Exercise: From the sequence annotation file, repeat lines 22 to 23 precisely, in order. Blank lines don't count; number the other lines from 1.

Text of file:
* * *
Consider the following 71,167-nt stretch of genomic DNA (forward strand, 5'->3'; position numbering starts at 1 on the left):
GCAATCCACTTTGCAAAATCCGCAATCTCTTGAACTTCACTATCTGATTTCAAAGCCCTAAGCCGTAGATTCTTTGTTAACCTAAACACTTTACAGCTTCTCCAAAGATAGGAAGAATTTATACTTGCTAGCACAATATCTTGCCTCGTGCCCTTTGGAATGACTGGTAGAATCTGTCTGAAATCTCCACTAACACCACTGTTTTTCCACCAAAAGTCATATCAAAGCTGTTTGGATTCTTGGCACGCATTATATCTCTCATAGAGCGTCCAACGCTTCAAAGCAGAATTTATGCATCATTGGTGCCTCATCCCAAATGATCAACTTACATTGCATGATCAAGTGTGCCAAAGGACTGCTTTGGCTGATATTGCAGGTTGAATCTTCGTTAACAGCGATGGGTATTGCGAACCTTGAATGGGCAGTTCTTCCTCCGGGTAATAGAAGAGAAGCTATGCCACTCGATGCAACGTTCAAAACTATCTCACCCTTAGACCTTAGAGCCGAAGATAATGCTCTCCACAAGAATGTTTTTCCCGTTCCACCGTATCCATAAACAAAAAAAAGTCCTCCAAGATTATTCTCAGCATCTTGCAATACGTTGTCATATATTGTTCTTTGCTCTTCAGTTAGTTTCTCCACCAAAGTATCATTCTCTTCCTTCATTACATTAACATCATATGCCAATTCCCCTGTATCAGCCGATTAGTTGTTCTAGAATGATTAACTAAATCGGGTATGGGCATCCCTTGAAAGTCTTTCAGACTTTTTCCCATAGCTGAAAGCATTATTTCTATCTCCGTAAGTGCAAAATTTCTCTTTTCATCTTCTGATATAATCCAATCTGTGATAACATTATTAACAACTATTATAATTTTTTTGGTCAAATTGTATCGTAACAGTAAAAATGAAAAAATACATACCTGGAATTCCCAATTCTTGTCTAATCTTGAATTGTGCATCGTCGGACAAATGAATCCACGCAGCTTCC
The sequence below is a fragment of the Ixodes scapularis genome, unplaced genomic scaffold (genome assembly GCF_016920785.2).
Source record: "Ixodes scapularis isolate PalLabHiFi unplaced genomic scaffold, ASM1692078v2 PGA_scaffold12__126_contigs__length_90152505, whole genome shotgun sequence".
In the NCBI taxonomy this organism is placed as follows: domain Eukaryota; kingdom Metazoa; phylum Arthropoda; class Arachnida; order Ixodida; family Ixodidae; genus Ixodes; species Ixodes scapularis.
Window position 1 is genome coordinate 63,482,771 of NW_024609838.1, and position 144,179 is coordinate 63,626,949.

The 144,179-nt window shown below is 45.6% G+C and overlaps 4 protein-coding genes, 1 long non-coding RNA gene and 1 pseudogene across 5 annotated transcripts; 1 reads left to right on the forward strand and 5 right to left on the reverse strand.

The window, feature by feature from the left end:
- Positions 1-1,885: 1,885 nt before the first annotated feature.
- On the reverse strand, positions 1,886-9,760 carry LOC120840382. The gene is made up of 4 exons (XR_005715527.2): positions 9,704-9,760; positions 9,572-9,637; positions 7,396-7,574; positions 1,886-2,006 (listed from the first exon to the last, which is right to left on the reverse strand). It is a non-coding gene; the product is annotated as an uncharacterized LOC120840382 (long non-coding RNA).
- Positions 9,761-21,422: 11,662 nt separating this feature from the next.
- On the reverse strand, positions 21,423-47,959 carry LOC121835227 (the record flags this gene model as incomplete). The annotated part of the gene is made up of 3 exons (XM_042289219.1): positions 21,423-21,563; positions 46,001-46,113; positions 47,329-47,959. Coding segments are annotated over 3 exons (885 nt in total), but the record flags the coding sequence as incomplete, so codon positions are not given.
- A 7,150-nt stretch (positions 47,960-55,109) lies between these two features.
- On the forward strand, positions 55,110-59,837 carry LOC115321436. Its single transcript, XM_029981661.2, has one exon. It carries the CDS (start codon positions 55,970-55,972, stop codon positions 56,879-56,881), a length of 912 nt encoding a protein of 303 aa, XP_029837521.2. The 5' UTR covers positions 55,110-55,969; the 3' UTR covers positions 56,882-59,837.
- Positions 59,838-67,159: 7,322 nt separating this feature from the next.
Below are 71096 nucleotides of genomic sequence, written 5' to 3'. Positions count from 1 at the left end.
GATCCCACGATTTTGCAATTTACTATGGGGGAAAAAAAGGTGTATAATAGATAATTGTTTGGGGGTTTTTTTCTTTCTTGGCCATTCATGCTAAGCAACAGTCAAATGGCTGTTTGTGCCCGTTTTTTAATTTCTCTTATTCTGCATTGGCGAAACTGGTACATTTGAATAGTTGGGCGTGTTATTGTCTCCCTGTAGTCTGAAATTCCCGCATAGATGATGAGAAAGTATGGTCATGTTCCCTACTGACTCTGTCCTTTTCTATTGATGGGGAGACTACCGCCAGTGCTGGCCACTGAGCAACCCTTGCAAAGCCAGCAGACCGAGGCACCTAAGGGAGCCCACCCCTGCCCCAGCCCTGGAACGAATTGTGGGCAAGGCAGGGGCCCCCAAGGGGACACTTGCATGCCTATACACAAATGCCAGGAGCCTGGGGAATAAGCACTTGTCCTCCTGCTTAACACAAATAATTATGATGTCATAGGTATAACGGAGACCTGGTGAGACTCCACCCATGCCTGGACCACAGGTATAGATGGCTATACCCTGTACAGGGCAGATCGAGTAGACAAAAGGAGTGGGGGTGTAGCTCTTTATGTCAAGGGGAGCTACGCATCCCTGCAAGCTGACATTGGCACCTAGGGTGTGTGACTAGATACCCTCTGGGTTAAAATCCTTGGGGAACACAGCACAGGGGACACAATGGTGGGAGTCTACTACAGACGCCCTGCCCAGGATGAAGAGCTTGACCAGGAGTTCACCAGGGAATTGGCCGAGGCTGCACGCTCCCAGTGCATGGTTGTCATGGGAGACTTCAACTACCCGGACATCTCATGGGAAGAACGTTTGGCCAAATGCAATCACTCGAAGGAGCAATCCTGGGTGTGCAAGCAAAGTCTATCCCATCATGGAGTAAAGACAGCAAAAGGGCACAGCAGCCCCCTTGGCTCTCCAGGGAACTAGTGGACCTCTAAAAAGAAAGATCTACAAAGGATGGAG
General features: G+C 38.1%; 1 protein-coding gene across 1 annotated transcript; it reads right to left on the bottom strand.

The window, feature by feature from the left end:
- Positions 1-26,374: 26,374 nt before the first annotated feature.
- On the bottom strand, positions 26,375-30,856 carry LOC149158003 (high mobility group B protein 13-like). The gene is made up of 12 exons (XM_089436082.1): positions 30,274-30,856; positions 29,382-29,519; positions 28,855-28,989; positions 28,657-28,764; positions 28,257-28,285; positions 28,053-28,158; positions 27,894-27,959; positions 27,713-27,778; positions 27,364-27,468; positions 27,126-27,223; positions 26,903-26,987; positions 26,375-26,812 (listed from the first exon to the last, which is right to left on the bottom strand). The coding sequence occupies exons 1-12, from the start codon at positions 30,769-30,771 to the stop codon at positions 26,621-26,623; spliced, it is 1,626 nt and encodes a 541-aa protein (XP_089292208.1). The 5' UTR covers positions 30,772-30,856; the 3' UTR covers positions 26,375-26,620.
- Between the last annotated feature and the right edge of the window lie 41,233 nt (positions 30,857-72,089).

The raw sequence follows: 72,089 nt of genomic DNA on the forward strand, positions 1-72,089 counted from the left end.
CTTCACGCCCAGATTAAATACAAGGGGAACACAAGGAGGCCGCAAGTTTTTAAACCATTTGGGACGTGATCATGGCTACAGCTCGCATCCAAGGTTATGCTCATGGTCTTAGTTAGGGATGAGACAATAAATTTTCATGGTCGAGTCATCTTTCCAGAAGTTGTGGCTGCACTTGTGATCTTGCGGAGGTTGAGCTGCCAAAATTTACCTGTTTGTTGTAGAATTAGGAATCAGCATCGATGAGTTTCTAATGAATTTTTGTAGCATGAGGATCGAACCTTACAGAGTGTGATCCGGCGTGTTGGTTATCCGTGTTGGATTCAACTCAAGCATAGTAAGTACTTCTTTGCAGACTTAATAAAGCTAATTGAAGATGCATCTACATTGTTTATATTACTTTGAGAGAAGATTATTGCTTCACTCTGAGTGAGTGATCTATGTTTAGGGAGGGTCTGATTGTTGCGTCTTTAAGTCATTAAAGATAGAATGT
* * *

- Between the last annotated feature and the right edge of the window lie 41,233 nt (positions 30,857-72,089).

The raw sequence follows: 72,089 nt of genomic DNA on the forward strand, positions 1-72,089 counted from the left end.